sales

Automotive industry rebound falters in August as sales slip

The U.S. auto industry took yet another tumble in August. Those manufacturers who still announce their sales figures at the end of each month reported declines pretty much across the board. Per industry analysts, transaction prices slipped slightly in August compared to July as well, despite a nearly 4-percent increase over last year’s average. There were two fewer selling days in August this year, contributing to reported declines. 

Toyota on Tuesday reported a 23% drop in U.S. new vehicle sales in August versus the same month in 2019, as a two-month industry-wide shutdown of auto production in the spring to halt the spread of COVID-19, as well as an uncertain economic recovery, weighed on sales. This was Toyota’s fifth straight month of U.S. sales declines.

South Korean automaker Hyundai said its U.S. sales fell 8.4% in August, largely due to a decline in fleet sales to rental car companies, government

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PH automakers’ group enjoy sustained sales uptrend in July

While the local automotive industry has yet to fully rebound from the huge slump caused by the turnout of events earlier this year, a major local carmaker’s group has opened the third quarter on a significantly positive note.

Based on the joint report by the Chamber of Automotive Manufacturers of the Philippines, Inc. (CAMPI) and Truck Manufacturers Association (TMA), vehicles sales for July reached 20,542, representing a 31.9 percent jump over the 15,578 units sold back in June.

However, it is still down by 35.4 percent when compared to the 31,810 units delivered in the same month last year.

On a year-to-date comparison, the group only rolled out 105,583 units—which is a 48.7 percent drop from the 205,945 units attained for the first seven months of 2019.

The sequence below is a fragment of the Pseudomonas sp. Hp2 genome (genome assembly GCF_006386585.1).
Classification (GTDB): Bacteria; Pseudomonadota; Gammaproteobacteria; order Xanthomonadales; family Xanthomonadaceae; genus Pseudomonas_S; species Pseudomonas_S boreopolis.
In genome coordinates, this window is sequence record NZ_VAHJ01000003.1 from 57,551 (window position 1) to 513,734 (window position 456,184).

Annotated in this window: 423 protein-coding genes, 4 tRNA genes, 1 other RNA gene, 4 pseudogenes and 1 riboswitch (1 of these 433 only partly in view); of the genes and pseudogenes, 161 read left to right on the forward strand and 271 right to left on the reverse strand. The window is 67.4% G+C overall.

Motorcycle EDSA
Motorcycle EDSA

Despite all the negative numbers, CAMPI President Atty. Rommel Gutierrez expressed high hopes with the recent sales achievement

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Car sales rebound eases pressure on automotive sector

Cars awaiting export
Cars awaiting export

Motorists returning to car showrooms after lockdown ended drove the first rise in sales of new vehicles this year, with an 11.3pc rise in registrations last month.

Almost 175,000 new cars were purchased in July following a near-total collapse in the market over the previous months as coronavirus put a brake on transactions.

The rise came in the first full month of dealerships being open. Although dealers in England were allowed to reopen their doors from June 1, it was not until later in the month that Scotland and Wales eased lockdown restrictions.

July’s rise is compared with the same month a year ago and follows declines in March, April, May and June of 44.4pc, 97.3pc, 89pc and 34.9pc respectively.

Production of cars in the UK has also fallen to its lowest level since 1954.

The Society of Motor Manufacturers and Traders (SMMT) that collated the

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Full-Size Pickup Sales Help Keep U.S. Auto Industry Afloat

From Road & Track

Welcome to The Grid, R&T’s quick roundup of the auto industry and motorsports news you should know this morning.

Full-Size Pickup Sales Help Keep U.S. Auto Industry Afloat

The COVID-19 pandemic had a huge negative effect on U.S. auto sales in the second quarter, but full-size pickups continue to move. Automotive Newsreports that while U.S. new vehicle sales decreased by a third last quarter, full-size pickups became the most popular segment in the country, beating out compact crossovers. “Even when the vehicle market goes completely sideways, the truck market stays straight and true,” Karl Brauer, Kelly Blue Book Executive Editor told Automotive News. Mid-size pickups are doing well, contributing to this amazing statistic—one in every four non-luxury brand U.S. auto sale in Q2 was a pickup of some sort.

Pickup sales were down in Q2, but not down as much as in other

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